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I started my working period at the Max-Planck-Institut für Plasmaphysik in Garching last October. I have been here for 10 months, during which I performed some research at the Plasma Edge and Wall division, and I finally managed to write my master thesis in nuclear engineering, with title “Simulating the impact of perpendicular scrape-off layer transport on momentum and power dissipation in magnetic fusion devices”.

The goal of this work was to investigate the consequences, on the edge plasma properties, of a physical phenomenon naturally occurring in toroidal plasma devices which is the radial propagation, from the separatrix towards to the wall of the device, of small localized highdensity structures (usually called blobs), resulting in a highly anomalous perpendicular particle transport in the scrape-off layer. In particular, I used the SOLPS-ITER code package to evaluate numerically the global impact that this phenomenon has on the momentum and power balances in the scrape-off layer and the most important consequences of this, namely the resulting particle fluxes and heat loads onto the plasmafacing components (both main chamber wall and divertor targets). The results I obtained were extremely satisfying, and helped to get a deeper insight on this topic, in particular on how these phenomena are related with the onset of detachment at the divertors, which could be of crucial importance for next-step devices such as ITER and DEMO (in which similar conditions could be expected to occur).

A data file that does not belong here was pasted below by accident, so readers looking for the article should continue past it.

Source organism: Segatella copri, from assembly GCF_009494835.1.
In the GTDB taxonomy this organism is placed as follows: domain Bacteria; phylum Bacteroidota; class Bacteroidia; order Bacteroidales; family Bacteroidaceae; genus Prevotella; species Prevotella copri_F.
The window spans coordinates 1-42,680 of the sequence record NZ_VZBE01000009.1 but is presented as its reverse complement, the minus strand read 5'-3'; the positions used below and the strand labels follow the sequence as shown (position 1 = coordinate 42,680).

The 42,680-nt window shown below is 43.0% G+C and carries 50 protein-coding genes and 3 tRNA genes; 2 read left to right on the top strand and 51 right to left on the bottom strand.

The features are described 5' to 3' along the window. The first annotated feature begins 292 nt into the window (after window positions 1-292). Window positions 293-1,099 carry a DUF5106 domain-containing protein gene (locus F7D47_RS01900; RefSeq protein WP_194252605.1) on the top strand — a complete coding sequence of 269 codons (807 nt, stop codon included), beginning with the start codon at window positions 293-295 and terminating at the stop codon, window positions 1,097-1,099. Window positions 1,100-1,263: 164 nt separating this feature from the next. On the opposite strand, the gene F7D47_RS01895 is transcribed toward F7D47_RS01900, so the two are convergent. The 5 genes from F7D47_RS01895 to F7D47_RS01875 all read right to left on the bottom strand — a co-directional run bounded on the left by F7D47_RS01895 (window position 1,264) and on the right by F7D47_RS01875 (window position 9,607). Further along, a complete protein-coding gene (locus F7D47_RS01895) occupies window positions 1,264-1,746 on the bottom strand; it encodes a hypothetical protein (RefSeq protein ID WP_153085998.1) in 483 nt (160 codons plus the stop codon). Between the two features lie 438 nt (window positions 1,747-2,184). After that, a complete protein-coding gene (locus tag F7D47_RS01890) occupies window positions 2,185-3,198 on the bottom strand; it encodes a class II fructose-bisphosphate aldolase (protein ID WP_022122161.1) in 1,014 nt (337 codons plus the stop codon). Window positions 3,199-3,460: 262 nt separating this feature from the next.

Most of help and inspiration for such work came from working in such a big and wellknown research center. As it is a place in which all the focus is given on plasma physics, it was possible for me to find skilled scientists in each possible topic, which is not so usual elsewhere. I had the opportunity to discuss with experts on theoretical, numerical and experimental frameworks, which contributed to give a me a much huger view on this research field with respect to the one I had when I started. In addition, this work helped me to acquire some skills in various different fields such as scientific programming, data analysis and critical interpretation of experimental and numerical results. In addition to this, I had to the opportunity of live such a beautiful and interesting city like Munich, which wouldn’t have been possible at all without the funding provided by FuseNet. I would like then to express my gratitude to the FuseNet association, as well as to the EUROfusion consortium, for this unique opportunity, which I will strongly suggest to others which will want to perform an internship abroad on fusion-related topics.

- Antonello Zito